Shoppers appear to have given the nation's stores a needed last-minute sales surge.
Early readings from Toys R Us, Sears Holdings Corp. and several mall operators show packed stores on Christmas Eve following a busy week fueled by shoppers who delayed buying, waiting for bigger discounts that never came or slowed by last weekend's big East Coast snowstorm.
Stores are counting on these stragglers in a season that so far appears slightly better than last year's disaster. The jury is still out, because the week after Christmas accounts for about 15 percent of sales as gift card-toting shoppers return to malls.
"The procrastinators were really out in force," says David Bassuk, managing director in the retail practice of AlixPartners, a global business advisory firm. "But I think retailers needed to be more aggressive to fight for those sales. A lot of people are still willing to hold out until after Christmas because the deals weren't as good."
A Christmas Eve snowstorm in the nation's heartland were slowing some shoppers after snarling roads in the mountain states a day earlier.
At the Mall of America in Bloomington, Minn., shoppers were scarce and those who showed up had entire stores to themselves.
Steve Burns, 42, and his 15-year-old daughter, Amber, of Hastings, Minn., took advantage of the empty stores to browse for shirts and other last-minute gifts. Burns said the snow wasn't a problem and traffic was light because others stayed home.
"It doesn't bother me any," he said.
Some shoppers had challenges finding what they wanted as stores had slashed their inventories heading into the season. An Ann Taylor store at Westside Pavilion in West Los Angeles pulled in 33 cartons of January merchandise earlier than planned, according to Rebecca Stenholm, a company spokesman at the mall's operator, Macerich Co.
Joe Roberts, 59, left a RadioShack at a mall in Madison, Wis., with a huge smile and the PlayStation3 his teenage son insisted on for Christmas.
He said he delayed making the $300 purchase because of economic concerns. A self-employed designer of manufacturing equipment, Roberts is getting less business every year and his wife might soon lose her job as an office manager.
"I don't feel good about our outlook," he said.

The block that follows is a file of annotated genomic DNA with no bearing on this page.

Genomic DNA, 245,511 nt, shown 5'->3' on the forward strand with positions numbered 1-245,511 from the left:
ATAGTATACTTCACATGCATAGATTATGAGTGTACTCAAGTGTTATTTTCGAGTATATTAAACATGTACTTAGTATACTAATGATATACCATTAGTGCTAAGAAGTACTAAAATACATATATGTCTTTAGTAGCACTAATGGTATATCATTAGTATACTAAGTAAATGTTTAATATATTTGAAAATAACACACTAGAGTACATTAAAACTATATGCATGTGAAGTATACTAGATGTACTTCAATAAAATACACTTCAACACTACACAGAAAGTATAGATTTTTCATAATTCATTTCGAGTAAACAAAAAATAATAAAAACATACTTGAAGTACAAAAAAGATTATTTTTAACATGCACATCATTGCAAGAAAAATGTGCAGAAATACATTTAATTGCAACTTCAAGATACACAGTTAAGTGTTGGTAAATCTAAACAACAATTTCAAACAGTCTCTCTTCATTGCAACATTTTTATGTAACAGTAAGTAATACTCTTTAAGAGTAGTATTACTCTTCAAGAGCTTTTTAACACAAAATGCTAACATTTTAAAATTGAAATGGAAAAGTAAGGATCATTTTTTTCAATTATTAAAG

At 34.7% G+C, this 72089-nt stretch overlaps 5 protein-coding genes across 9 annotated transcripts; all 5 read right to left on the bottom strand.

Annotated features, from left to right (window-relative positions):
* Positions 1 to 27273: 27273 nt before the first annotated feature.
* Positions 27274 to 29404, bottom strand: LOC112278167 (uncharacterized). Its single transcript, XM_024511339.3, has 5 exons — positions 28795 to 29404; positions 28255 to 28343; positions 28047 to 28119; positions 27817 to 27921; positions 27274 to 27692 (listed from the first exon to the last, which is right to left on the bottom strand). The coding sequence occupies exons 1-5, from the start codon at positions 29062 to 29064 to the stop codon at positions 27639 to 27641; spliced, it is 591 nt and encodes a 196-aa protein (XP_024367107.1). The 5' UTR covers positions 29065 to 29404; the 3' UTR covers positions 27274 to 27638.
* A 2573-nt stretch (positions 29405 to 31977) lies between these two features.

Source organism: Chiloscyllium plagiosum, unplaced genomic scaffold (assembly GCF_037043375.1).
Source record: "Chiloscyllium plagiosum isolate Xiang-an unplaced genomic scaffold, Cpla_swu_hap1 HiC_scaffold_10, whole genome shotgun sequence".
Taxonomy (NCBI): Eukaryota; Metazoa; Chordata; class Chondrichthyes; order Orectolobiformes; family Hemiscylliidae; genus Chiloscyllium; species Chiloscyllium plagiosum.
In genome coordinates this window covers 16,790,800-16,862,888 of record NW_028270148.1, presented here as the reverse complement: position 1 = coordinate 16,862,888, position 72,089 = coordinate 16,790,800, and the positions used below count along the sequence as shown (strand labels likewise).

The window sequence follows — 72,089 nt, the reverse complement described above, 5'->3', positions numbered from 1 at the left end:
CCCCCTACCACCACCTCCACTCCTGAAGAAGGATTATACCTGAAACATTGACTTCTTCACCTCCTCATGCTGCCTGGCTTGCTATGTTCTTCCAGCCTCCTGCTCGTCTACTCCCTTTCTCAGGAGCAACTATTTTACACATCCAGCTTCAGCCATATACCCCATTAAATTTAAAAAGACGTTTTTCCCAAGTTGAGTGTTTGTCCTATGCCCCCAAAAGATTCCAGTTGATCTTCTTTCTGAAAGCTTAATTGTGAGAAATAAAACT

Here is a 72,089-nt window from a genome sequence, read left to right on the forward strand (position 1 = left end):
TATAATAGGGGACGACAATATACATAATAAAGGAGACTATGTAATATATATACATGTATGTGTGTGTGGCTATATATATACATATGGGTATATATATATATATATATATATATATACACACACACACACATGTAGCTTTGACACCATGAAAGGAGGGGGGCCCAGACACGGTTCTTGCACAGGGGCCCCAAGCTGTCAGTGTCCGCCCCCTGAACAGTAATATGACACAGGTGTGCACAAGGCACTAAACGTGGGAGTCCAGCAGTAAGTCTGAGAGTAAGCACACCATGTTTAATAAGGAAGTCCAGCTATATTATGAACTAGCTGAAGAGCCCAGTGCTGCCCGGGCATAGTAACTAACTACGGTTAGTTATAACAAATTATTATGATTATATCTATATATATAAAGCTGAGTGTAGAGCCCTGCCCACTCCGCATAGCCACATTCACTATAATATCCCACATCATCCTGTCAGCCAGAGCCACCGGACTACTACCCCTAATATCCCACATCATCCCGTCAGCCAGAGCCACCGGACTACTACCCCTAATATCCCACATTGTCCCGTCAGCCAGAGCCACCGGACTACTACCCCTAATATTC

Roberts said they nonetheless decided Wednesday to grant their son's wish, but then learned the video-game system was sold out at Best Buy, Walmart and other stores. Roberts finally connected with RadioShack early Thursday and braved icy roads to buy the store's last one.
Snowy weather can take a toll on sales. Research firm ShopperTrak reported Saturday's snow helped fuel a 12.6 percent drop in sales Saturday compared with a year earlier.
Wally Brewster, spokesman at General Growth Properties said merchants in his centers said they had made up for lost sales. Still, he expects overall holiday sales will be only about even with a year ago.
Caution remained. Karen MacDonald, spokesman for mall operator Taubman Centers Inc., noted that stores said many shoppers, remembering the 80 to 90 percent clearance sales they found last year, were asking whether the discounts were going to get any deeper.
And Macerich's Stenholm reported that more people were using cash to pay for gift cards than a year ago, reflecting tight credit and a desire to pay down debt.
The full picture won't be known until merchants report December sales Jan. 7. But most expect merchants' fourth-quarter profits should be intact because they didn't have to cut prices more than they'd planned as they were cushioned by lean inventories.
ShopperTrak is sticking to its prediction for a 1.6 percent gain, compared with a 5.9 percent drop a year ago.
The National Retail Federation expects that total retail sales will slip 1 percent, though some experts say that might be a bit too cautious. A year ago, they fell 3.4 percent by the trade group's calculations.
Those concerns were far from most shoppers' minds, though.
Otis Tyler got up early Thursday to take a 12-mile boat ride from his home on Smith Island in Maryland's Chesapeake Bay to buy his Christmas gifts. From there, he drove 40 minutes to The Centre at Salisbury, Md., hoping to pick up gift cards for his wife and daughter-in-law.
"I always like to do it on Christmas Eve," said Tyler, 60. "It's something I've been doing a long time. It's the hustle and bustle that I like."
AP Retail Writers Emily Fredrix in Aurora, Ohio, and Ashley M. Heher in Salisbury, Md.; and AP Writers Martiga Lohn in Minneapolis and Ryan J. Foley in Madison, Wis., contributed to this report.